On November 2, Kasie and Rex worked on the NaNoWriMo thing. Here are the show notes:
Theme for the day
NaNoWriMo, Brainstorming, Pre-Writing and “The Frenzy”
- Reminders about upcoming events and news
- NaNoWriMo basics
- PreWriting & Brainstorming
This weekend is the South Carolina Writers’ Association’s Fall Retreat in Beaufort, S.C. Our faculty were amazing yesterday (Friday) and the Pat Conroy Literary Center has been a tremendous partner and host. Get more information on the event here.
Also this weekend will be the announcement of the SCWA’s Spring Conference. Where and when will be revealed on the social channels so pay attention to Facebook for those updates.
Lastly, Write-Publish-Sell will host a local event at ConverSpace on the Upper East Side on November 23rd. If you’ve been thinking about writing a book, go learn the basics from Alexa Bigwarfe, publisher at Kat Biggie Press, and author of the Success in Publishing Academy.
Pantser versus planner is an age old debate. We took it on an episode when we first got started. Check this link for that. But like NaNo best practices, there are a ton of blogs on it. Like this one and this one and this one.
NaNoWriMo needs preparation. The research you’re doing is about context. You need to have an understanding of the environment you’re meant to be writing about. Sometimes you hit a wall and think, “I need to know more about that to do it justice.” Don’t let that stall the frenzy. Mark the spot and move on. You can come back later.
Are you writing with the reader in mind?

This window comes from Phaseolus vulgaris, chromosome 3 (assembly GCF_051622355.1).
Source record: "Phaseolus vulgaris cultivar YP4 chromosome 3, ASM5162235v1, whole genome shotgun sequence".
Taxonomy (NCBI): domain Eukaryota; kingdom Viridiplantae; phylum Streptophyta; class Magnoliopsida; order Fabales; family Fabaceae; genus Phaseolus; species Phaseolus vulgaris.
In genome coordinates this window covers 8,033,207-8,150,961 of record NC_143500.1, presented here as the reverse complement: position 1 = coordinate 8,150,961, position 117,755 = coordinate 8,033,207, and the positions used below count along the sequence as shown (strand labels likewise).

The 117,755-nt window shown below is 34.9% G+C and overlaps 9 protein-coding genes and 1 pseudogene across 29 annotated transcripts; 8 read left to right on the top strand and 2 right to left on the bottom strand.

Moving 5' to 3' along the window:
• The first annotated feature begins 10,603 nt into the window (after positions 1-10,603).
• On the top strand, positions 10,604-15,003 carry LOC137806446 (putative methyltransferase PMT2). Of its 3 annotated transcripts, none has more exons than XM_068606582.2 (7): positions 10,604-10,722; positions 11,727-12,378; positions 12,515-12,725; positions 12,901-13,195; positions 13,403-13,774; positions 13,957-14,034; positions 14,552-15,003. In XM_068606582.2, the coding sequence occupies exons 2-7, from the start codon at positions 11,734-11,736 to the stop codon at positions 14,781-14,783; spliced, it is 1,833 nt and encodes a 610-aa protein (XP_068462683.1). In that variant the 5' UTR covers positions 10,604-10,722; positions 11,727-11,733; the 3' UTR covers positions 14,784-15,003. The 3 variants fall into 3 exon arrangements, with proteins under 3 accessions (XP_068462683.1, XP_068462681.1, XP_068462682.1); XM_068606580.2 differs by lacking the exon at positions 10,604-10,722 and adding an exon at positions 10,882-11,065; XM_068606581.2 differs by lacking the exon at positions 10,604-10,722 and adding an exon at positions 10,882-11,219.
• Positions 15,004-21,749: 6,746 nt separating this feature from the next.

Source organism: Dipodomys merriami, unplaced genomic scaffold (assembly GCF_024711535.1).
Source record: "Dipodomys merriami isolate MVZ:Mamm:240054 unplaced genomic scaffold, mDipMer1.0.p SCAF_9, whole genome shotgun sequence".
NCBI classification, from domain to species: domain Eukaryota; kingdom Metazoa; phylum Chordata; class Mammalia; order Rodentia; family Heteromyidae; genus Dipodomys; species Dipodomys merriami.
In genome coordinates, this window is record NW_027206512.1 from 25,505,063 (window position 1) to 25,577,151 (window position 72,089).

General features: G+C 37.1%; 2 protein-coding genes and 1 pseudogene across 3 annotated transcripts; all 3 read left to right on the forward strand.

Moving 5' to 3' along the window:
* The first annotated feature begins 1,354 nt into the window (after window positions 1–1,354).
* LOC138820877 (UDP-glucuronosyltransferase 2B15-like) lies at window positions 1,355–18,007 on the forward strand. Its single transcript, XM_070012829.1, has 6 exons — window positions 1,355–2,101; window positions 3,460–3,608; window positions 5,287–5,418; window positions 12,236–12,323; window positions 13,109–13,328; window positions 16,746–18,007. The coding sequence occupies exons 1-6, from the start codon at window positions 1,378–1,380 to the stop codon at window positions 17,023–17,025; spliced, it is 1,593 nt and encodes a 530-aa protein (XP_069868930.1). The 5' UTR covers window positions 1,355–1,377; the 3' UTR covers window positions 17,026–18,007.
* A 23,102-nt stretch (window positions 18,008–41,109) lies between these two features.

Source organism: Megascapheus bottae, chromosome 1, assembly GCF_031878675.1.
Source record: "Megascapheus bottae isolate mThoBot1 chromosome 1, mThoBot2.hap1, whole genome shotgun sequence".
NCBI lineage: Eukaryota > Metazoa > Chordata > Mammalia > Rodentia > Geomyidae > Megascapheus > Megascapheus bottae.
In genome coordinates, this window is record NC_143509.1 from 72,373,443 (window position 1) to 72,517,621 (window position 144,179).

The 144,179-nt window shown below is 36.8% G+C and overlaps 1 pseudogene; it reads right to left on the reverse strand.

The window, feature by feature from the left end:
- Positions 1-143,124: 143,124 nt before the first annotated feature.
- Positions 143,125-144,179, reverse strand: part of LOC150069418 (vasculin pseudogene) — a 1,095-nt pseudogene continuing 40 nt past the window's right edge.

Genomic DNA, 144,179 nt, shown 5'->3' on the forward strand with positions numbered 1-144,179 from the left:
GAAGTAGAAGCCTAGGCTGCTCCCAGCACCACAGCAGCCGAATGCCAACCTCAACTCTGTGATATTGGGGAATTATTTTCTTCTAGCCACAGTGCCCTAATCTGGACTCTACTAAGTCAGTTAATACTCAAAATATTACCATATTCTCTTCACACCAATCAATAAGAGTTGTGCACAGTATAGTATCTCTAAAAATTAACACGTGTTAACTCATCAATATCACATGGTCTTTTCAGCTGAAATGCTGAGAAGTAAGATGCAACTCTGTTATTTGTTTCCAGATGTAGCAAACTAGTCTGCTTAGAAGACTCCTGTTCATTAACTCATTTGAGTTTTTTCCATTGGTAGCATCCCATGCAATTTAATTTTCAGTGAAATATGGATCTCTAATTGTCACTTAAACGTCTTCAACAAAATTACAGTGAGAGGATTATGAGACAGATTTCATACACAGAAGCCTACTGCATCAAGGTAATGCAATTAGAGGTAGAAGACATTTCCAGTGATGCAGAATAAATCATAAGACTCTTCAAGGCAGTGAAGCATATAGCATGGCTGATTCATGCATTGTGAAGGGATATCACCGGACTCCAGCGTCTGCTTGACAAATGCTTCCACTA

In the beginning, telling the story is about you, the writer, getting the story on the page. We know eventually you have to go to marketing the thing to the reader, but let’s be honest. If you were writing with the reader in mind you may not be committed enough to finish the project.
The process for writing — when does the reader come in?
When do you think about querying?
What do you need to know about the character before you start writing?
The profession — does it matter? Is it pivotal to the action of the novel?
The location — is the town a unique individual town? Or is it a cliche of the
How is that information going to be presented? In straight exposition approach? Or in characters comparing notes about the place?
What tools are you using to write? I explained Scrivener to Rex during the commercial break. Here’s a link to a video about the features and benefits of scrivener for novelists. Here is another write up about this software.
How do you build a career as a writer is very different than how you publish a book. Forbes.com actually weighs in on this question here.
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